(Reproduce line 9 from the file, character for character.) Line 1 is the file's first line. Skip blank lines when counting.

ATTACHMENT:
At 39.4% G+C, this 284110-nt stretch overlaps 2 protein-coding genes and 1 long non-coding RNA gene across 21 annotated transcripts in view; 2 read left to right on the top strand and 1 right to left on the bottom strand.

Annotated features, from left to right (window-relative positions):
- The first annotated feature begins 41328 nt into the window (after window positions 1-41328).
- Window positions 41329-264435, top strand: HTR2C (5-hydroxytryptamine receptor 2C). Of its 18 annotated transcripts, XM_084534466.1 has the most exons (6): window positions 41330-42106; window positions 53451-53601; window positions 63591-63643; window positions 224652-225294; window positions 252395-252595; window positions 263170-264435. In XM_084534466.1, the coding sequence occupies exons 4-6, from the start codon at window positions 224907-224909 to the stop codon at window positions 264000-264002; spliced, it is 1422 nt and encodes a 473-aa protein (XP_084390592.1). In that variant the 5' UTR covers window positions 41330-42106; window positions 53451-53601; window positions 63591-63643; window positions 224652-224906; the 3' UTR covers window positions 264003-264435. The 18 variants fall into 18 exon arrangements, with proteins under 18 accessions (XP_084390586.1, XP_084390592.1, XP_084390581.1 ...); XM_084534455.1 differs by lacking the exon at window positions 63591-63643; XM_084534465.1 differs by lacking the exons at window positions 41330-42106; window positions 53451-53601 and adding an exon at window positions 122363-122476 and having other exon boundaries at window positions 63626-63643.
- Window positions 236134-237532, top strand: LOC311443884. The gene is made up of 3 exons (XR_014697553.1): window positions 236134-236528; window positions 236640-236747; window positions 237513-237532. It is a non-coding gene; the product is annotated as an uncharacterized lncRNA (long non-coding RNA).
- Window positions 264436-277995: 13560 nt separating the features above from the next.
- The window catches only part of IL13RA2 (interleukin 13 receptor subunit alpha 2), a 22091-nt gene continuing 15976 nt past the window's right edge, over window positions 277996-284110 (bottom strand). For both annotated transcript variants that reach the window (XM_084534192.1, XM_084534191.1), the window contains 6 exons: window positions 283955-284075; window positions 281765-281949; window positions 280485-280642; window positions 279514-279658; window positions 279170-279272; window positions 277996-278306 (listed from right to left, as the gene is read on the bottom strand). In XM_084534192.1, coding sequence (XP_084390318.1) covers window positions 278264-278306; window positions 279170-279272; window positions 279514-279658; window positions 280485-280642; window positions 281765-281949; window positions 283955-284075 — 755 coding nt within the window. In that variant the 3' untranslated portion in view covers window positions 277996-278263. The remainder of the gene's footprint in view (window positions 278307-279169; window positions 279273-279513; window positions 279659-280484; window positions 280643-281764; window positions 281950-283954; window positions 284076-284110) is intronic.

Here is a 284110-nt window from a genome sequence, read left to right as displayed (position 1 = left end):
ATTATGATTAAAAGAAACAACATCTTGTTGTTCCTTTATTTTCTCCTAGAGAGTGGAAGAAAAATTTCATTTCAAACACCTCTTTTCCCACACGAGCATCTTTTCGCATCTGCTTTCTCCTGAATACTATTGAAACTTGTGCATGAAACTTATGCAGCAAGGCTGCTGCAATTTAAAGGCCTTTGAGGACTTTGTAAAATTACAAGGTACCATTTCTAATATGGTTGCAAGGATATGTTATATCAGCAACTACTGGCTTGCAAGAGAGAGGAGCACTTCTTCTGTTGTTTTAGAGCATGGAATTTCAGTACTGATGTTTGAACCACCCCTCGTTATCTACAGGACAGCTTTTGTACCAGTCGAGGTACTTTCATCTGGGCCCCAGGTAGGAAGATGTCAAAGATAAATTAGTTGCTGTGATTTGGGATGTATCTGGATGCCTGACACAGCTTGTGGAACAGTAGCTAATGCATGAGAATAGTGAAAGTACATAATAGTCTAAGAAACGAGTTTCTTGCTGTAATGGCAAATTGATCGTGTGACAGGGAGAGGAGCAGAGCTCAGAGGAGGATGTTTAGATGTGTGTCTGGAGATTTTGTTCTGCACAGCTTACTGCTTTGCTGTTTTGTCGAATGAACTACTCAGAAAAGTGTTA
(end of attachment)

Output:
ATTATGATTAAAAGAAACAACATCTTGTTGTTCCTTTATTTTCTCCTAGAGAGTGGAAGAAAAATTTCATTTCAAACACCTCTTTTCCCACACGAGCATCTTTTCGCATCTGCTTTCTCCTGAATACTATTGAAACTTGTGCATGAAACTTATGCAGCAAGGCTGCTGCAATTTAAAGGCCTTTGAGGACTTTGTAAAATTACAAGGTACCATTTCTAATATGGTTGCAAGGATATGTTATATCAGCAACTACTGGCTTGCAAGAGAGAGGAGCACTTCTTCTGTTGTTTTAGAGCATGGAATTTCAGTACTGATGTTTGAACCACCCCTCGTTATCTACAGGACAGCTTTTGTACCAGTCGAGGTACTTTCATCTGGGCCCCAGGTAGGAAGATGTCAAAGATAAATTAGTTGCTGTGATTTGGGATGTATCTGGATGCCTGACACAGCTTGTGGAACAGTAGCTAATGCATGAGAATAGTGAAAGTACATAATAGTCTAAGAAACGAGTTTCTTGCTGTAATGGCAAATTGATCGTGTGACAGGGAGAGGAGCAGAGCTCAGAGGAGGATGTTTAGATGTGTGTCTGGAGATTTTGTTCTGCACAGCTTACTGCTTTGCTGTTTTGTCGAATGAACTACTCAGAAAAGTGTTA